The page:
$\hat{Q}_{\theta, alt}$ is the predicted Q value estimated with alternate actions not chosen by the expert, and is compared with a positive constant $q_o$ under $R_t^{(n)}$. Consequently, the gradient propagates through all the unselected actions that have Q predictions higher than $R_t^{(n)}-q_o$. The total loss is the sum of the two, plus a L2 regularization term on the network weights.

### 5. Experimental results

To evaluate the performance of our GNN-based model (we call it the RoboGNN scheduler), we used randomly-generated problems simulating final assembly manufacturing with a multi-robot teamm, e.g. construction of an airplane fuselage. We generated problems involving a team of robots (team size ranging from two to five) in different scales: small (16–20 tasks), medium (40–50 tasks) and large (80–100 tasks), with both temporal constraints and proximity/location constraints described in Section 2.

We benchmarked our trained GNN scheduler against the following methods.

**Earliest Deadline First (EDF)**– a ubiquitous heuristic algorithm that assigns the available task with the earliest deadline to the first available worker.**Tercio**– the state-of-the-art scheduling algorithm for this problem domain. Tercio combines mathematical optimization for task allocation and analytical sequencing test for temporospatial feasibility.**Gurobi**– a commercial optimization solver from Gurobi Optimization. Results from Gurobi v8.1 are the exact baseline. Gurobi is also used to generated expert schedules for training set.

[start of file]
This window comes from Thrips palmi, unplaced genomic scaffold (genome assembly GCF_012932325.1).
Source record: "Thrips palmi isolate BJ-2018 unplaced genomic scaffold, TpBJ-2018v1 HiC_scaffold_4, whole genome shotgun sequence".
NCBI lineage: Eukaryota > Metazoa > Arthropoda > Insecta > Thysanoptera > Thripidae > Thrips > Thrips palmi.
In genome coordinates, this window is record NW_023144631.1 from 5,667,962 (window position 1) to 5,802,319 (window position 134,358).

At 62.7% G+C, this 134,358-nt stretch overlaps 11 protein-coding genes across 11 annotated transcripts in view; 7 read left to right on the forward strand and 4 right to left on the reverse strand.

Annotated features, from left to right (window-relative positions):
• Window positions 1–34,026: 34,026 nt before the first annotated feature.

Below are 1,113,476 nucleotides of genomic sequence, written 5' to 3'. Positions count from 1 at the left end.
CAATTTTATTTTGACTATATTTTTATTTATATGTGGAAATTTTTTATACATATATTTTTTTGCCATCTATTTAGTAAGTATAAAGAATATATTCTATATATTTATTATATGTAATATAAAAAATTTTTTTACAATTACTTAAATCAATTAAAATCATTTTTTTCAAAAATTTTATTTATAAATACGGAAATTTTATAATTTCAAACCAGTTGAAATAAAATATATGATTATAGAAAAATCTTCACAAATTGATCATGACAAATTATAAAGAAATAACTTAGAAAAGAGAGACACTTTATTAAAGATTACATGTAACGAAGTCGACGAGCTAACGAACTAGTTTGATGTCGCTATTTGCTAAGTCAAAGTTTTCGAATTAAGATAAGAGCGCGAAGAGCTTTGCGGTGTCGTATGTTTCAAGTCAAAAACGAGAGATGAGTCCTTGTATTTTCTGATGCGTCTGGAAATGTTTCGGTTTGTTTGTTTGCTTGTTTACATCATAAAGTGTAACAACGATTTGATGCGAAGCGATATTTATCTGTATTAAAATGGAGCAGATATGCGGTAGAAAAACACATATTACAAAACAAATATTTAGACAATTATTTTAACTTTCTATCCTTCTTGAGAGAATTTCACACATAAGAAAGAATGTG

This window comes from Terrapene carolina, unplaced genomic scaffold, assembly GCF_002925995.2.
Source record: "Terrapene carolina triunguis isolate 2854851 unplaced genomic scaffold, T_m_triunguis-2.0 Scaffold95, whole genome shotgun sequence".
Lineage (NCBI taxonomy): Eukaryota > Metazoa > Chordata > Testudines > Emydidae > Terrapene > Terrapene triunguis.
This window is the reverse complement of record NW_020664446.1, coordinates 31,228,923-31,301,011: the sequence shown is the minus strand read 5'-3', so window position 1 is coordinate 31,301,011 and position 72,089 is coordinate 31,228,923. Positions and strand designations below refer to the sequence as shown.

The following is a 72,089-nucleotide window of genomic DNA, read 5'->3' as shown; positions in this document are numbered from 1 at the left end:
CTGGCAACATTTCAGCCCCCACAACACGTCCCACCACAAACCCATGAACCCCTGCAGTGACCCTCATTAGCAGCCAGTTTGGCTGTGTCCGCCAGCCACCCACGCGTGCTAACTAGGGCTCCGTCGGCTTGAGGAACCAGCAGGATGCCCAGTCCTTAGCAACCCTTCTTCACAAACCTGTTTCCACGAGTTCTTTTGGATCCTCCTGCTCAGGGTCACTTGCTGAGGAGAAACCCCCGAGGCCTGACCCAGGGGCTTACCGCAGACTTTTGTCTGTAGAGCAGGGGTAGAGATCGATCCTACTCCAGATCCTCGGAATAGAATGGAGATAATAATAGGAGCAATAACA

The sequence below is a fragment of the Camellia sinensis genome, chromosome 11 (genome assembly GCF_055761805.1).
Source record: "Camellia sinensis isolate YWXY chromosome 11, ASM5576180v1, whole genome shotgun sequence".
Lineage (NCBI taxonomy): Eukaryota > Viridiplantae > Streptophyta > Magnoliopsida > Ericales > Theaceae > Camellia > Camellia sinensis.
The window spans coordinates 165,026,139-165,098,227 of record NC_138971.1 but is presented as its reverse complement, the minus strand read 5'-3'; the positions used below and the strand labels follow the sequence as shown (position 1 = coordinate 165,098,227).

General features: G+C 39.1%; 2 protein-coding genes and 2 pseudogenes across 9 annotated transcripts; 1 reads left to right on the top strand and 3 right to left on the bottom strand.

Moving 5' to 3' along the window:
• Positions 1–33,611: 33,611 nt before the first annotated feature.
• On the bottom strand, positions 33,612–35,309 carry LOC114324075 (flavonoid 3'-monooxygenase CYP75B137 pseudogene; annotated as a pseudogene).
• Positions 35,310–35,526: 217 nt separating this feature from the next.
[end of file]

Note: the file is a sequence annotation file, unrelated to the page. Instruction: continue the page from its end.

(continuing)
The RoboGNN scheduler was trained on small problems and the same model was evaluated on all problem scales. We evaluated our model in terms of proportion of problems solved and compared it with other methods, as shown in Figure 4. We also reported mean and standard deviation of the computation time for different methods above corresponding bars, based upon the problems solved by each method. The results showed that the RoboGNN scheduler found considerably more feasible solutions than both EDF and Tercio, wiht > 10x faster speed than Gurobi.